(CNN) -- Oil spill cleanup is under way at many beaches along the Gulf Coast, and beach-bound travelers are keeping a close eye on coastal conditions.
Here are some of the latest updates from destinations affected by the oil disaster:
Florida's Emerald Coast
Small bits of tar were found at Henderson Beach State Park over the weekend, according to the Emerald Coast Convention and Visitors bureau. "These were easily removed, and no further oil has been spotted," said a post earlier this week on the bureau's website.
The area, which includes Destin, Fort Walton Beach and Okaloosa Island, is urging travelers to visit.
"Our white-sand beaches remain open and our emerald-green waters remain clear. In addition, offshore fishing is still going strong, with captains simply taking a more easterly course and reporting great success out on the water," the site said.
Destin Mayor Sarah "Sam" Seevers told CNN that a few, small tar balls have come ashore this week but added that spotting occasional tar balls on the beach there is not unusual.
"We may go five years and not see any tar balls, and then we'll see a few. That's just a way of life on the Gulf of Mexico, Seevers said.
Beachgoers are in the water as usual, she said.
Pensacola and Perdido Key, Florida
The water at Pensacola Beach is open Wednesday for swimming and fishing, according to the Pensacola Bay Area Convention and Visitors Bureau.
The National Park Service reported heavier oiling at Perdido Key on Tuesday afternoon. A health advisory has been issued for beaches stretching from the Florida-Alabama line to the entrance of Johnson Beach on Perdido Key, the visitors bureau website said. Swimming and fishing in the affected waters are not advised.
Mike McHugh, an iReport contributor, shot video over the weekend at Johnson Beach. "I came back to Johnson's Beach to see how the cleanup was progressing and to see what high tide brought in. At 4:30 p.m., the cleanup crews were gone. There were less tar balls, but still [they] are easy to find," he wrote.
James Amerson, another iReporter, has been tracking the oil in Pensacola. Tar balls were found late last week on Pensacola Beach, ranging in size from 2 to 3 inches up to 18 inches, Amerson said.
"Strange to think this stuff, millions of years old, came from several thousand feet underground and floated over a 100 miles until it came to rest [on] our sugar white sands," Amerson wrote on iReport.com.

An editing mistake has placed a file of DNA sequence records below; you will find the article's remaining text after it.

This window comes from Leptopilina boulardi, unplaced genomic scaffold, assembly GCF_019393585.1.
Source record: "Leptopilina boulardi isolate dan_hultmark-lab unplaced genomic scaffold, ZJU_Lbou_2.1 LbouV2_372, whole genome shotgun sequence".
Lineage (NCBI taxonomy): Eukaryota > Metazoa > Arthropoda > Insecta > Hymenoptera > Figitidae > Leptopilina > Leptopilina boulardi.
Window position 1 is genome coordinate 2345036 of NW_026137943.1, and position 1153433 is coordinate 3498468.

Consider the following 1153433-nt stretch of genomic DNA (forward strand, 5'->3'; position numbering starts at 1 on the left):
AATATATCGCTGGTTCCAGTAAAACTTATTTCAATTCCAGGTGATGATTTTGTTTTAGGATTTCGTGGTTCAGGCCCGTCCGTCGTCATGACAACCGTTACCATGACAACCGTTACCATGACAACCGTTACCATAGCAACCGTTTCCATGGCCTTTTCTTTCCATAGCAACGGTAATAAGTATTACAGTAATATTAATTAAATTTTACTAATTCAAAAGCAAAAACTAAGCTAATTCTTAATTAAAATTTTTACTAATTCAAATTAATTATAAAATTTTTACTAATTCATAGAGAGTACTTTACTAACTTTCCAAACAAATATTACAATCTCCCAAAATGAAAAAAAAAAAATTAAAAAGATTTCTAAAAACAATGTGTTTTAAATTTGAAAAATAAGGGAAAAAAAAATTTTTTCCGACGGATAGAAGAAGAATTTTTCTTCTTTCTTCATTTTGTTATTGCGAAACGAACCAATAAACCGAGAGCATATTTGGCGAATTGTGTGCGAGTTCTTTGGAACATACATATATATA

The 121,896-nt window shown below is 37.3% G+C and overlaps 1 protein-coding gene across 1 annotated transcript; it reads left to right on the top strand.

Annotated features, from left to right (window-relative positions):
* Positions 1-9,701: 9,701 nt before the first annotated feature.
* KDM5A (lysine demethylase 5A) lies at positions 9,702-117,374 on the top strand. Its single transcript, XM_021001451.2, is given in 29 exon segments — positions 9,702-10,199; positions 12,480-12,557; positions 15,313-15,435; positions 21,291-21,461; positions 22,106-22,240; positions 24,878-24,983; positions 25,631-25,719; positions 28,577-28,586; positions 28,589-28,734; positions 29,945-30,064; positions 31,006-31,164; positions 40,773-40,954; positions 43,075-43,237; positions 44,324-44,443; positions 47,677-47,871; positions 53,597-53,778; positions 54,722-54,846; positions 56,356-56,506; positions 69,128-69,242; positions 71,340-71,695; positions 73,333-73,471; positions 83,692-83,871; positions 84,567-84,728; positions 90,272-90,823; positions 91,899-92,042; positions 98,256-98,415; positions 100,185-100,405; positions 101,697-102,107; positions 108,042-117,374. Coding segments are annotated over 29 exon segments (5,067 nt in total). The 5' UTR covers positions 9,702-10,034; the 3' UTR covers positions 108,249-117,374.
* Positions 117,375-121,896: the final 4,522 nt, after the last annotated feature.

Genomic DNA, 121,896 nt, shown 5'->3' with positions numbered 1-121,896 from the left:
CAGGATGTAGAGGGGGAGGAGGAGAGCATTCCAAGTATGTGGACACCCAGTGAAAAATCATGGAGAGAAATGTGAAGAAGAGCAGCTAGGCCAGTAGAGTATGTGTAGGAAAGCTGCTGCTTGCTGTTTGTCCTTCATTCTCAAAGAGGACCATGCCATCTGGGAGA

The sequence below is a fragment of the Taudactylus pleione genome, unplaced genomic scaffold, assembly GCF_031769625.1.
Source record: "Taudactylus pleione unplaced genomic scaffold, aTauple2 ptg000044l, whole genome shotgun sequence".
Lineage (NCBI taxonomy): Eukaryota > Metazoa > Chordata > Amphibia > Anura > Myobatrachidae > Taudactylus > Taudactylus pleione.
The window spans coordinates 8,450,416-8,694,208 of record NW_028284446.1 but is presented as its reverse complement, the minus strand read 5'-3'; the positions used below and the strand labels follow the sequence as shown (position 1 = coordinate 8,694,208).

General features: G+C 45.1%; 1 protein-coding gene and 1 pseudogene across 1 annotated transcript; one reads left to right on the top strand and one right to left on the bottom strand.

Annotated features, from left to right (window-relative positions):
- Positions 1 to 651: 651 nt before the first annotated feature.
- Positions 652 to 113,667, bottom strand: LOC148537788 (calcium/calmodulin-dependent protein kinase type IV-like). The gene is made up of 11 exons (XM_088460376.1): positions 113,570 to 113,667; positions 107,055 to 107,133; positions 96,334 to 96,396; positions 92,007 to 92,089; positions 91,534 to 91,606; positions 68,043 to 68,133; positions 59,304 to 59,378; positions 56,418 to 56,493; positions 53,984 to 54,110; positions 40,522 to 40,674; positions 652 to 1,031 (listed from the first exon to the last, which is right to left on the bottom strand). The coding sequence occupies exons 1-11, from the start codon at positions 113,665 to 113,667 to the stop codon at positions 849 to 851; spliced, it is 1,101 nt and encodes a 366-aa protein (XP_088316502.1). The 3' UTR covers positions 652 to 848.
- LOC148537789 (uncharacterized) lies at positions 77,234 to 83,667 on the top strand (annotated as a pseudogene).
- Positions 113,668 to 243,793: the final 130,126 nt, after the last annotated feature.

The visitors bureau urges beachgoers to take precautions. "According to [the National Oceanic and Atmospheric Administration], tar balls do not pose a health risk to the average person, but visitors are advised not to pick them up," the website said.
Gulf Islands National Seashore, Mississippi and Florida
All of the Gulf Islands National Seashore sites are open, according to the National Park Service website. On Tuesday, the park service reported light to moderate oil occurrences at Horn and Petit Bois islands in Mississippi and Fort Pickens and the Santa Rosa area in Florida, with heavier oiling at Perdido Key. Cleanup crews continue to work in those areas.
Health departments in both states urge people to avoid swimming in areas affected by the oil spill.
Gulf Shores and Orange Beach, Alabama
In Alabama, the Department of Public Health has issued an advisory against swimming in waters off Gulf Shores, Orange Beach and Fort Morgan or in bay waters close to Fort Morgan. The beaches remain open. The pier at Gulf State Park in Gulf Shores is closed to fishing but open for sightseeing, according to the Alabama Gulf Coast Convention and Visitors Bureau.
The Alabama Department of Conservation and Natural Resources have closed state Gulf waters and some inshore waters to fishing.
Grand Isle, Louisiana
Oil is affecting more than 45 miles of Louisiana coast, according to a state emergency website.
Grand Isle has closed its public beach, according to the Cajun Coast Visitors and Convention Bureau website.
Natasha Combs, an iReporter, visited Grand Isle over the weekend to observe cleanup efforts.
"The beach was empty with the exception of the workers and the military. All of the cleanup crew were wearing [hazmat] suits. Bags of oil were gathered in piles along the beach, and workers were rinsing oil off of themselves in small plastic kid pools," Combs said.